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Venera 9 Descent Craft



The Venera 9 descent craft/lander was attached on top of an orbiter at launch. Venera 9 and 10 were a pair of identical spacecraft prepared for the June 1975 launch opportunity. The scientific objectives of the descent craft/lander were to make in-situ measurements in the Venus atmosphere and on the surface. Venera 9 transmitted images of the Venus surface, the first images ever sent back from the surface of another planet.

Spacecraft and Subsystems

The descent craft/lander comprised a spherical body mounted by a series of struts on a toroidal landing platform and topped by a disk (the titanium aerobrake) and a cylindrical tower. The full entry probe, which included a 2.4 m aluminum heat shield and held the descent craft, had a mass of 1560 kg. The lander was 2 m high and had a mass of 660 kg. Data transmission would be at 256 bits/sec, through a helical antenna wrapped around the upper cylinder using the orbiter as a communications relay to Earth. It carried a panoramic imaging system mounted 90 cm above the base, a thermometer, barometer, anemometer, mass spectrometer, photometers, nephelometer, gamma-ray spectrometer, radiation densitometer, and accelerometers.

Mission Profile

Venera 9 was launched on 8 June 1975 at 02:38:00 UT on a Proton booster. There were two mid-course corrections en-route to Venus, on 16 June and 15 October. On October 20, 1975, the descent craft was separated from the Orbiter, and landing was made at 05:13 UT on October 22. A system of circulating fluid was used to pre-cool the lander to -10 C and distribute the heat load. This system permitted operation of the spacecraft for at least 53 min after landing. During descent, heat dissipation and deceleration were accomplished sequentially by a protective hemispheric aeroshell heat shield (released at 64 km altitude), three parachutes (jettisoned at 50 km), the disk-shaped drag brake, and a compressible, metal, doughnut-shaped, landing cushion which absorbed the shock of the 7 m/sec impact and held many of the instruments. The landing was at 31.7 N, 291 E, near Beta Regio, about 2,200 km from the Venera 10 landing site. The panoramic imaging system could only take a 180 degree image instead of the planned 360-degree panorama because one of the two covers failed to release. According to Soviet reports, transmission ceased after 53 minutes because the orbiter relay passed out of range of the lander.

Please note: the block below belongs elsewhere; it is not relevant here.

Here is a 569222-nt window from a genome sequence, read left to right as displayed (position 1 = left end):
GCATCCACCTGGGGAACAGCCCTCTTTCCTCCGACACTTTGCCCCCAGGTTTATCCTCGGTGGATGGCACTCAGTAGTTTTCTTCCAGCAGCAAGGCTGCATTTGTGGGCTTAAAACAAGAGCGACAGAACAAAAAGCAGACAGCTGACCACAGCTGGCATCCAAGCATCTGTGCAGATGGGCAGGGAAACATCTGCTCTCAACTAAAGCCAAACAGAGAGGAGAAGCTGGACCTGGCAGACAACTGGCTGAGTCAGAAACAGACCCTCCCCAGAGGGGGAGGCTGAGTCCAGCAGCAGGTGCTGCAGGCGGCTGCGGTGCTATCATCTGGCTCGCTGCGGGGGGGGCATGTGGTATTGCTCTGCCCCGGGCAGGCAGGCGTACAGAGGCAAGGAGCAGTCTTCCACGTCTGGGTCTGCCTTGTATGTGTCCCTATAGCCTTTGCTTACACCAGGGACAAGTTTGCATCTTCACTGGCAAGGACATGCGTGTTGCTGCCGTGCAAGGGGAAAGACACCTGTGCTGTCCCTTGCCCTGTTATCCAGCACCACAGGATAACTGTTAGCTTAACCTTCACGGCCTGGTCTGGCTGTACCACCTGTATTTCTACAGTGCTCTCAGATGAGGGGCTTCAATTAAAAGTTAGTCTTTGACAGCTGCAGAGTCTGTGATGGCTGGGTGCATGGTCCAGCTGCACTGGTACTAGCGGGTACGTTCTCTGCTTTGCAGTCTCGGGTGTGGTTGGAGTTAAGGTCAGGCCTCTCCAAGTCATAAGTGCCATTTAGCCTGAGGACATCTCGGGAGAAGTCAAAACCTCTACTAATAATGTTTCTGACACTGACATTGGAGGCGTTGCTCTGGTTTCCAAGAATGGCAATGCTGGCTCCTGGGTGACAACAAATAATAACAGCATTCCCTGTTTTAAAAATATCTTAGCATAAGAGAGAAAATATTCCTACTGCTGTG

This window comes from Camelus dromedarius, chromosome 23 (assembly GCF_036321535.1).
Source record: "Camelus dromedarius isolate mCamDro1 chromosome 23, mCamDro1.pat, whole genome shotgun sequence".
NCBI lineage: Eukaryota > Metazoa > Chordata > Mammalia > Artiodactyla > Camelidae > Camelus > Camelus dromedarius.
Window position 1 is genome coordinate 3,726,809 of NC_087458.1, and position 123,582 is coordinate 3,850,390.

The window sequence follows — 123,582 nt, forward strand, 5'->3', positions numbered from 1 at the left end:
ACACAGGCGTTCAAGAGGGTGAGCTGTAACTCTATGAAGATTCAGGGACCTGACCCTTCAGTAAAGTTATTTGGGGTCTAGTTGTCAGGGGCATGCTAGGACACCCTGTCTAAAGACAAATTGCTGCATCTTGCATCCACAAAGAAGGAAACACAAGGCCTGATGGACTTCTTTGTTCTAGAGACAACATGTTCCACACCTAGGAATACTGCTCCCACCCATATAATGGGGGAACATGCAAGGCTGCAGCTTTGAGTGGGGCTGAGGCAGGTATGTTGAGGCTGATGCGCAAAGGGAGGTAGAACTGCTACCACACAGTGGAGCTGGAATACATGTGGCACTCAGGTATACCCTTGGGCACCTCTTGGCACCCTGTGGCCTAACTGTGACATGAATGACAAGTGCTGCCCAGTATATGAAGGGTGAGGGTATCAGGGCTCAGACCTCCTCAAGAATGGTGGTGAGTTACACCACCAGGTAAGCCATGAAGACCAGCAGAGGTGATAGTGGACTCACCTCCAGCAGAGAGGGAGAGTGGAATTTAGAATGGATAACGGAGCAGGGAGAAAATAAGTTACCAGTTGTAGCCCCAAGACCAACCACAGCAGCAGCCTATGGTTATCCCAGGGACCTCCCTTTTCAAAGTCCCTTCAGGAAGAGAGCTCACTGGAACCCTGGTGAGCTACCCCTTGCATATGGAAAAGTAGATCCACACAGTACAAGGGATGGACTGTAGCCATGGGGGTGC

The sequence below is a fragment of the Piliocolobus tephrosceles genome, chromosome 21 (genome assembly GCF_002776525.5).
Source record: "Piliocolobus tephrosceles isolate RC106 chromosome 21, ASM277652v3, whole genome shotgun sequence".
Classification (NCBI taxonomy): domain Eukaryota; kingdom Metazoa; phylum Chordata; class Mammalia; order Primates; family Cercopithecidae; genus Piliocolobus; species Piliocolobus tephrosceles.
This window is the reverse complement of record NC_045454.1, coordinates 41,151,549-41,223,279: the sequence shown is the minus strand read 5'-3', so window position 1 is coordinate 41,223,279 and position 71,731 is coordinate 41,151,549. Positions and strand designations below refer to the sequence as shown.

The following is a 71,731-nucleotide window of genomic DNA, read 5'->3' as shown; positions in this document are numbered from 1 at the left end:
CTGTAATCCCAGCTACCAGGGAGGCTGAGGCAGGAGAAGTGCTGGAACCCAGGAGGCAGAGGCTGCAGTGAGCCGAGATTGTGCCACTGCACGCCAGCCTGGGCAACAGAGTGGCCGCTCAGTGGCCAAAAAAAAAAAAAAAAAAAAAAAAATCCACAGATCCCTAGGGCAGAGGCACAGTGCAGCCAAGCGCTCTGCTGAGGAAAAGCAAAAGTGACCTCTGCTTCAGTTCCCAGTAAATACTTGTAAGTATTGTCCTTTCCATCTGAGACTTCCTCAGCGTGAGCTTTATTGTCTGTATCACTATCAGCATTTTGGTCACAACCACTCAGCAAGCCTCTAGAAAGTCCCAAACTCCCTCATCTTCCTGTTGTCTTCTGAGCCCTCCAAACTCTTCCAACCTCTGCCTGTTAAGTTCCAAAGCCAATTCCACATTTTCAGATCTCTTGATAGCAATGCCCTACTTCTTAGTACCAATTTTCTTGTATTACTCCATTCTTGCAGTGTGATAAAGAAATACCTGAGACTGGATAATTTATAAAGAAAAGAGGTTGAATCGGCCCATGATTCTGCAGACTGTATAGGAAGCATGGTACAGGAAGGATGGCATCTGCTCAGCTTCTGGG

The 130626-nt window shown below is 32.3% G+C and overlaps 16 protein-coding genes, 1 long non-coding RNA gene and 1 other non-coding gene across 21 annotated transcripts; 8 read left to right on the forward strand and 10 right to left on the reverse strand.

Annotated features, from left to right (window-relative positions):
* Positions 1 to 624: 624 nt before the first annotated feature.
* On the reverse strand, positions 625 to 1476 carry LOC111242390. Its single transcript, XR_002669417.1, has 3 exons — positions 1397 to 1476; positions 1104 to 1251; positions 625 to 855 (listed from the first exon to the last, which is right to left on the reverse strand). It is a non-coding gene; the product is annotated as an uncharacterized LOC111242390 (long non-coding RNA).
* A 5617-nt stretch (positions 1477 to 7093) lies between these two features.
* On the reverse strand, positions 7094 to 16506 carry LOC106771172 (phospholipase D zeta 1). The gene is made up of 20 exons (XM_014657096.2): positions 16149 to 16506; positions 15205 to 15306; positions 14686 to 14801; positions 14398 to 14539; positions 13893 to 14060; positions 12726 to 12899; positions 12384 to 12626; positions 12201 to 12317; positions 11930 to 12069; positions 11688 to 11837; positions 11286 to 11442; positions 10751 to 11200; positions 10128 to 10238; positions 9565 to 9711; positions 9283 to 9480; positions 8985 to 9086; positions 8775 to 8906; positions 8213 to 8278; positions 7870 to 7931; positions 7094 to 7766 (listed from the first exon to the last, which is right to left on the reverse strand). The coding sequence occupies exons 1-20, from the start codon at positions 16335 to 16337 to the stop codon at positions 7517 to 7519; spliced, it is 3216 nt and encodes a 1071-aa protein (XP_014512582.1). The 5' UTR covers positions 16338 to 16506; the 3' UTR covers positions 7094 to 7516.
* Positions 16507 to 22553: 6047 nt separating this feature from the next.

Preliminary results indicated: (A) clouds 30-40 km thick with bases at 30-35 km altitude, (B) atmospheric constituents including HCl, HF, Br, and I, (C) surface pressure about 90 (earth) atmospheres, (D) surface temperature 485 deg C, (E) light levels comparable to those at earth midlatitudes on a cloudy summer day, and (F) successful TV photography showing shadows, no apparent dust in the air, and a variety of 30-40 cm rocks which were not eroded.

Images for illustrative purposes - not necessarily in the public domain.

Alternate Names

  • 8411
  • Venera9DescentCraft

Facts in Brief

Launch Date: 1975-06-08
Launch Vehicle: Proton Booster Plus Upper Stage and Escape Stages
Launch Site: Tyuratam (Baikonur Cosmodrome), U.S.S.R
Mass: 2015 kg

Funding Agency

  • Soviet Academy of Sciences (U.S.S.R)


  • Planetary Science

Additional Information

Questions and comments about this spacecraft can be directed to: Dr. David R. Williams



NameRoleOriginal AffiliationE-mail

Selected References

  • Harvey, B., The new Russian space programme from competition to collaboration, John Wiley and Sons, Chichester, England, 1996.
  • Johnson, N. L., Handbook of soviet lunar and planetary exploration - volume 47 science and technology series, Amer. Astronau. Soc. Publ., 1979.

Venera descent module during landing test

Venera 9 Orbiter

Venera Home Page
Venus Home Page
Venera lander images of the surface of Venus - and other Venus images

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